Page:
Introduction to FPGA Design for Embedded Systems

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  • What's this programmable logic stuff anyway? History and Architecture
    • What's this programmable logic stuff anyway? In Module 1 you learn about the history and architecture of programmable logic devices including Field Programmable Gate Arrays (FPGAs). You will learn how to describe the difference between an FPGA, a CPLD, an ASSP, and an ASIC, recite the historical development of programmable logic devices; and design logic circuits using LUTs. Examples will include designs of digital adders and multipliers in FPGAs.
  • FPGA Design Tool Flow; An Example Design
    • In Module 2 you will install and use sophisticated FPGA design tools to create an example design. You will learn the steps in the standard FPGA design flow, how to use Intel Altera’s Quartus Prime Development Suite to create a pipelined multiplier, and how to verify the integrity of the design using the RTL Viewer and by simulation using ModelSim. Using the TimeQuest timing analyzer, you will analyze the timing of your design to achieve timing closure.
  • FPGA Architectures: SRAM, FLASH, and Anti-fuse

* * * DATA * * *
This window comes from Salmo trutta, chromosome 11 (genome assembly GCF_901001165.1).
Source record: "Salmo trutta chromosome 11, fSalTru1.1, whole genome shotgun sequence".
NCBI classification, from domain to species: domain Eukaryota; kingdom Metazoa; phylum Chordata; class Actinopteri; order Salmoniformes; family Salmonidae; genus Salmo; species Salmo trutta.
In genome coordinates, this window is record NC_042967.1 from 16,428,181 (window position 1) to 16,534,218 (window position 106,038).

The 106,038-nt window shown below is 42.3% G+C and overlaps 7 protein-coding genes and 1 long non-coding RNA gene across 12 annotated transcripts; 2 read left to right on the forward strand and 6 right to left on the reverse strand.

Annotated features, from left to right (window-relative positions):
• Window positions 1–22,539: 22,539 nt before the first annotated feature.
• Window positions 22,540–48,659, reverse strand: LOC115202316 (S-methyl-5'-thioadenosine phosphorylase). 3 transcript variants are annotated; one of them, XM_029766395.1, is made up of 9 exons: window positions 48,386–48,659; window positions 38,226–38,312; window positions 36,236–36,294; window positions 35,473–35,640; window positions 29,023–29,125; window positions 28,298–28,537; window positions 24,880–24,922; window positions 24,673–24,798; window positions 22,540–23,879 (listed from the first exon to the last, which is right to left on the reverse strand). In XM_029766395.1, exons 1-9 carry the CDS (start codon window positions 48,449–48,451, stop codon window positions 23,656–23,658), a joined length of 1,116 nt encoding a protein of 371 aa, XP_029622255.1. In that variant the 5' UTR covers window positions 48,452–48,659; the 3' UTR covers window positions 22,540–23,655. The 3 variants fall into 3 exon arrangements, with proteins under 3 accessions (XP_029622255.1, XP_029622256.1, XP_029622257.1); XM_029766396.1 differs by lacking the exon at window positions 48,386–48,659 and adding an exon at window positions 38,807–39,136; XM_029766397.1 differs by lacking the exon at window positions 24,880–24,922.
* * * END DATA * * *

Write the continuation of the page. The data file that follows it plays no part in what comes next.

• FPGAs are programmable, and the program resides in a memory which determines how the logic and routing in the device is configured. In Module 3 you will learn the pros and cons of FLASH-based, SRAM-based, and Anti-Fuse based FPGAs. A survey of modern FPGA architectures will give you the tools to determine which type of FPGA is the best fit for a design. Architectures will be explored from the basic core logic cell up to consideration of large Intellectual Property (IP) blocks that are available on many FPGAs.
  • Programmable logic design using schematic entry design tools
    • In module 4 you will extend and enhance your design from module 2, completing the design by adding IP blocks, implementing pin assignments and creating a programming file for the FPGA. One outcome will be improved design productivity, by use of design techniques like pipelining, and by the use of system design tools like Qsys, the system design tool in Quartus Prime. You will complete a Qsys system design by creating a NIOS II softcore processor design, which quickly gives you the powerful ability to customize a processor to meet your specific needs.